USA: FDA to allow qualified health claim on olive oil labels
The US Food and Drug Administration (FDA) has said that food companies will be allowed to make qualified health claims about the monounsaturated fat contained in olive oil.
The FDA said there is limited but not conclusive evidence that suggests that consumers may reduce their risk of coronary heart disease (CHD) if they consume monounsaturated fat from olive oil and olive oil-containing foods in place of foods high in saturated fat, while at the same time not increasing the total number of calories consumed daily.
"With this claim, consumers can make more informed decisions about maintaining healthy dietary practices," said Dr. Lester M. Crawford, Acting FDA Commissioner. "Since CHD is the number one killer of both men and women in the US, it is a public health priority to make sure that consumers have accurate and useful information on reducing their risk."
Although the research is not conclusive, the FDA said the following health claim would be allowed on food labels of olive oil and certain foods that contain olive oil:
"Limited and not conclusive scientific evidence suggests that eating about two tablespoons (23 grams) of olive oil daily may reduce the risk of coronary heart disease due to the monounsaturated fat in olive oil. To achieve this possible benefit, olive oil is to replace a similar amount of saturated fat and not increase the total number of calories you eat in a day. One serving of this product [Name of food] contains [x] grams of olive oil."
The US Food and Drug Administration (FDA) has begun to loosen its labelling restrictions, allowing manufacturers of certain products to make qualified health claims on the labels. This has led to some...
LycoRed has received approval from the US Food and Drug Administration (FDA) for the use of Tomat-O-Red natural tomato lycopene as a food colouring....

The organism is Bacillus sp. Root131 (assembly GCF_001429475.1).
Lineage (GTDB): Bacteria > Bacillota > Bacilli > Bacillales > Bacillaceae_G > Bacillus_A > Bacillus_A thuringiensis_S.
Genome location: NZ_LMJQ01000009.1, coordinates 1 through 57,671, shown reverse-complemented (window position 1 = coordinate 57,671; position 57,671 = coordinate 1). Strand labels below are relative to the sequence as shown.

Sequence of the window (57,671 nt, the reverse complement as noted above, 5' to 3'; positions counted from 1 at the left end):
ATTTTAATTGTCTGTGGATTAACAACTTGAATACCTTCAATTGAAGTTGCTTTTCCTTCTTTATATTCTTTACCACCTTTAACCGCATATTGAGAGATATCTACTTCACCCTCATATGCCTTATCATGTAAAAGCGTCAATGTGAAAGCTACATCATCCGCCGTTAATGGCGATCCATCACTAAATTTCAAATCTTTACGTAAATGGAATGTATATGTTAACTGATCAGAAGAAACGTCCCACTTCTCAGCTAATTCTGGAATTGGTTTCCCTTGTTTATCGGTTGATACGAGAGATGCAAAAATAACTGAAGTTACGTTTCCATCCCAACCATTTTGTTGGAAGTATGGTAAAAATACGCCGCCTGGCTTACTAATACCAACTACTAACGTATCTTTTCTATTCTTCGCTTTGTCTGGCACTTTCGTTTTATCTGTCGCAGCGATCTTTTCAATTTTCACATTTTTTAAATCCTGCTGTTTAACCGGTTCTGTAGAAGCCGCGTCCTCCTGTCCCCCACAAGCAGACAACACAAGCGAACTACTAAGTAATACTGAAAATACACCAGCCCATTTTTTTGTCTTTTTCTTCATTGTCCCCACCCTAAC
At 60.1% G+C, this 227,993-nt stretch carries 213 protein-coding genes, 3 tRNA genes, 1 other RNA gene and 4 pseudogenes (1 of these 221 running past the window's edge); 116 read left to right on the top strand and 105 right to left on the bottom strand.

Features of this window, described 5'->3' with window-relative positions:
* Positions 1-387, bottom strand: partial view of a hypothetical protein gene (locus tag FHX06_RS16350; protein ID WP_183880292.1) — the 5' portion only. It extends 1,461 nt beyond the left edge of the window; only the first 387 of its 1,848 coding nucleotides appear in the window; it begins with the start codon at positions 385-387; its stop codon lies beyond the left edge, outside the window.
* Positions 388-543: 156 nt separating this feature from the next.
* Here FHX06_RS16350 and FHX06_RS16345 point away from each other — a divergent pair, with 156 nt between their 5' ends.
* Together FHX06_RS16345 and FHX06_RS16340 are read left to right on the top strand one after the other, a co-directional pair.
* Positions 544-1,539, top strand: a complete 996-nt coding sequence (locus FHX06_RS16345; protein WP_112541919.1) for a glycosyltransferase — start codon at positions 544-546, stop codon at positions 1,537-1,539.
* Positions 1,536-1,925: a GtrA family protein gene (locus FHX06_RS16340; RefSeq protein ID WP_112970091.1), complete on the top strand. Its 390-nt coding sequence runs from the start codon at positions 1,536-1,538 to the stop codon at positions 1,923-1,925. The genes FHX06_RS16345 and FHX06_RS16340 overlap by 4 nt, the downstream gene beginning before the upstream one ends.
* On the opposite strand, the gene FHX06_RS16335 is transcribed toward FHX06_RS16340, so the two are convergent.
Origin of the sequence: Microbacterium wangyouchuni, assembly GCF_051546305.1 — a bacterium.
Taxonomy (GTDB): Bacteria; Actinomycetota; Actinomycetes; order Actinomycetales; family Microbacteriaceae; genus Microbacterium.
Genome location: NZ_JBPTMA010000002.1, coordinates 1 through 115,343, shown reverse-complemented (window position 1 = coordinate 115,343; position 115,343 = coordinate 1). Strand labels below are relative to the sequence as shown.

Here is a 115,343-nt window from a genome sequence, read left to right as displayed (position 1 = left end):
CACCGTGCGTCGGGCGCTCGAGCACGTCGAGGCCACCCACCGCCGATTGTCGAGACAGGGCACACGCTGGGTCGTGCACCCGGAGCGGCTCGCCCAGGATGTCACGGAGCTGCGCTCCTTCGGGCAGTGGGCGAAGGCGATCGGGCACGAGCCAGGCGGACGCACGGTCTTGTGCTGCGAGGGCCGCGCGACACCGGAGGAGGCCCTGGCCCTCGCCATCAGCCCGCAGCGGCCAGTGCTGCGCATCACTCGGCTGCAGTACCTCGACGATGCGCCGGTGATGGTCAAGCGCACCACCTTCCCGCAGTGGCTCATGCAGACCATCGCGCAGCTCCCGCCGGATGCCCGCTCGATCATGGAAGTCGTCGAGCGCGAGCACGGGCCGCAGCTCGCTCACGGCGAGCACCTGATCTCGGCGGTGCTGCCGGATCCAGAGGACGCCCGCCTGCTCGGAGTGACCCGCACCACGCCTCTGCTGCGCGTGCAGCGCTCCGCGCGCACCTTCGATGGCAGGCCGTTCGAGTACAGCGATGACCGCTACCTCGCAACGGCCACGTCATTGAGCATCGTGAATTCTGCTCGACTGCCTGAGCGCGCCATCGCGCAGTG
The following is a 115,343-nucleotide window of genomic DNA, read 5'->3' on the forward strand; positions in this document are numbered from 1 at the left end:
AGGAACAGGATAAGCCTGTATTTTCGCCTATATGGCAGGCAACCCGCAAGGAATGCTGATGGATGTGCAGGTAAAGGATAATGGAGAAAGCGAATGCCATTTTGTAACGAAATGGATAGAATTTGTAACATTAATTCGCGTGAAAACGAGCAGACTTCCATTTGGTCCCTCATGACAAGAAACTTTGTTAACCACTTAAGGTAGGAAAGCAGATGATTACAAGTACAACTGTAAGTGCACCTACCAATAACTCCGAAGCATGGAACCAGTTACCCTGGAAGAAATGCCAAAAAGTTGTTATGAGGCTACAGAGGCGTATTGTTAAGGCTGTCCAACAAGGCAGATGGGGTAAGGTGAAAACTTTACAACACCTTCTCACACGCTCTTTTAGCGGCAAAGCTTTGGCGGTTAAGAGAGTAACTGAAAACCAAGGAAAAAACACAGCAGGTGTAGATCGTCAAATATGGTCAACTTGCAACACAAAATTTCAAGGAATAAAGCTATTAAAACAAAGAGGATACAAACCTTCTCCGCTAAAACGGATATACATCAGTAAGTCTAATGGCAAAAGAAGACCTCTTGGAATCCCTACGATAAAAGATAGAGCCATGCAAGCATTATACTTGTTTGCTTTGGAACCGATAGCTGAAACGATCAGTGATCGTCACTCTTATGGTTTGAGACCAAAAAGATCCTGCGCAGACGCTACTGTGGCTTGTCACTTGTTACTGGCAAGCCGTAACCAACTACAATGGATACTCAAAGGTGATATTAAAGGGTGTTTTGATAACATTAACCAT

The US Food and Drug Administration will begin notifying food companies in writing before demanding records in an emergency....
The US Food and Drug Administration has ruled that most cheeses can be fortified with enough vitamin D to be eligible to make the labelling claim "excellent source of vitamin D."...
Telling pregnant women to eat less fish that may contain mercury causes more harm than good, say Harvard University researchers....
Kalsec, a producer of herb and spice flavourings and colourings, has asked the US Food and Drug Administration (FDA) today to rescind its acceptance of the use of carbon monoxide in case-ready meats....
US food giant H.J. Heinz has welcomed the decision by the US Food and Drug Administration (FDA) to grant approval for the use of a Qualified Health Claim for raw, cooked, dried or canned tomatoes....
The US Food and Drug Administration is to go ahead with a ban on a livestock antibiotic, despite a last-ditch attempt by poultry veterinarians to delay the embargo....
- General Mills sales woes continue - analysis
- Why personalisation will take-off in US food
- Comment: Meal kits in US - don't believe the hype
- US food next wave on display at Winter Fancy Food
- Column: Kraft Heinz, Unilever and sustainability
- Unilever 'lining up spreads sale'
- UK own-label firm Park Cakes sold in MBO
- Immigration crackdown "risk" for US dairy industry
- BRF plant suspended amid bribery allegations
- Fonterra cuts earnings forecast